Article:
So, this question remains: if a statement should be rejected in a strict interpretation, may an implementation still choose to accept it?
sandoval
 
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Re: #pragma omp atomic changes

Postby MarkB » Thu Feb 28, 2013 9:13 am

sandoval wrote:So, this question remains: if a statement should be rejected in a strict interpretation, may an implementation still choose to accept it?


I think this is just a quality-of-implementation issue: an implementation can legally do anything it likes with non-conforming code.
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Location: EPCC, University of Edinburgh

Re: #pragma omp atomic changes

Postby ftinetti » Sat Mar 09, 2013 9:58 am

Hi Mark,

I think this is just a quality-of-implementation issue: an implementation can legally do anything it likes with non-conforming code.


Is this association of "quality-of-implementation" with "non-conforming code" defined or suggested in the OpenMP spec.? I always thought that there is nothing to say about non-conforming code, it is just "out of the scope" of everything. Actually, If I would associate something to non-conforming code it would be "non-portable" or even "erroneous/buggy" code, don't you?

Fernando.
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Re: #pragma omp atomic changes

Postby MarkB » Mon Mar 11, 2013 3:25 am

Hi Fernando,

ftinetti wrote:s this association of "quality-of-implementation" with "non-conforming code" defined or suggested in the OpenMP spec.? I always thought that there is nothing to say about non-conforming code, it is just "out of the scope" of everything. Actually, If I would associate something to non-conforming code it would be "non-portable" or even "erroneous/buggy" code, don't you?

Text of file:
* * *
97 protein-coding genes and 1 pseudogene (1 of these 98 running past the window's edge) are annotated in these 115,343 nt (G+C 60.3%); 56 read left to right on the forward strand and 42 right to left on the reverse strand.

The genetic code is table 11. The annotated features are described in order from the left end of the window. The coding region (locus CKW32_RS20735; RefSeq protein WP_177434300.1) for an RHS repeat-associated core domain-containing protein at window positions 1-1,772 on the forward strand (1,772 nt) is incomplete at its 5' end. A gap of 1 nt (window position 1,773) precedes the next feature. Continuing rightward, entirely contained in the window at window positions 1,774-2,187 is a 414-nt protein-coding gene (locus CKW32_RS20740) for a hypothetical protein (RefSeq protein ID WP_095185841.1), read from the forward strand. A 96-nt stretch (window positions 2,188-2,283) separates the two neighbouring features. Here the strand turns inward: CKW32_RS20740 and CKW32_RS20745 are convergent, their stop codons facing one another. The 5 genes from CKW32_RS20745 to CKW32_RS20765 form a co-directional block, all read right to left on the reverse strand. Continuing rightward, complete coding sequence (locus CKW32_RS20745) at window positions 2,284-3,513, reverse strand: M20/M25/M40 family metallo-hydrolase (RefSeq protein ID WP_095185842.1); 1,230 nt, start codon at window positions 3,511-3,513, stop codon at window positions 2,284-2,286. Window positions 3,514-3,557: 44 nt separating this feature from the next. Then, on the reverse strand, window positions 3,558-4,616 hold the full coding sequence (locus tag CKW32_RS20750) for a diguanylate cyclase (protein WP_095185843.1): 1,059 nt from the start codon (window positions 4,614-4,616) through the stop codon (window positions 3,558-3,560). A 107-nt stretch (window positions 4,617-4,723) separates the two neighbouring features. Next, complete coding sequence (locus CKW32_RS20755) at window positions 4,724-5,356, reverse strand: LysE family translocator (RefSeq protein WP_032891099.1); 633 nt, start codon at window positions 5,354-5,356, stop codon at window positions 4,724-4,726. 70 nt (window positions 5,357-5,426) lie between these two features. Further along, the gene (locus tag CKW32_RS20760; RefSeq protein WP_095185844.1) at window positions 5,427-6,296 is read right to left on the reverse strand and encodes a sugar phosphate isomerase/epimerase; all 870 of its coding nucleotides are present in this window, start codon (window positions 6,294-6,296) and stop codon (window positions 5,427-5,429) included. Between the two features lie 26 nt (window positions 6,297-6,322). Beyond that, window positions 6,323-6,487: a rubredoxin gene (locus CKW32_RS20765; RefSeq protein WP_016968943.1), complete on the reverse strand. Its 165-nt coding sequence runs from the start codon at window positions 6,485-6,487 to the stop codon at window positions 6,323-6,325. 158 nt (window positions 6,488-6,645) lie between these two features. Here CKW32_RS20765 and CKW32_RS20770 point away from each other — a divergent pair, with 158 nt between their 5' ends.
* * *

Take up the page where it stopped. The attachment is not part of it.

You are right: the spec says (as a note to the Glossary definition of compliant implementation) "A compliant implementation may exhibit unspecified behavior when compiling or executing a non-conforming program."

All I am saying is that a compliant implementation can, in principle, do anything when it encounters non-conforming code, without breaking the standard. However some forms of unspecified behaviour (such as implementing an extension or throwing a sensible error message) can be considered a better quality implementation than others (such as failing in silent and unpredictable ways, or painting your screen blue, for example!)
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Re: #pragma omp atomic changes

Postby ftinetti » Mon Mar 11, 2013 4:03 am

Hi Mark,

All I am saying is that a compliant implementation can, in principle, do anything when it encounters non-conforming code, without breaking the standard. However some forms of unspecified behaviour (such as implementing an extension or throwing a sensible error message) can be considered a better quality implementation than others (such as failing in silent and unpredictable ways, or painting your screen blue, for example!)


I see, I was trying to understand your post along the lines of compilers' extension but I wanted to check, thanks,

Fernando.
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Re: #pragma omp atomic changes

Postby jakub » Mon Mar 25, 2013 10:49 am

sandoval wrote:I agree that it does make parsing more difficult, but I don't think it's too unreasonable.

Ok, I got the parsing done now (for C++ and C so far), especially for C the error recovery isn't best (we don't have tentative parsing for C frontend), but I hope we accept all the valid OpenMP 4.0 atomics now.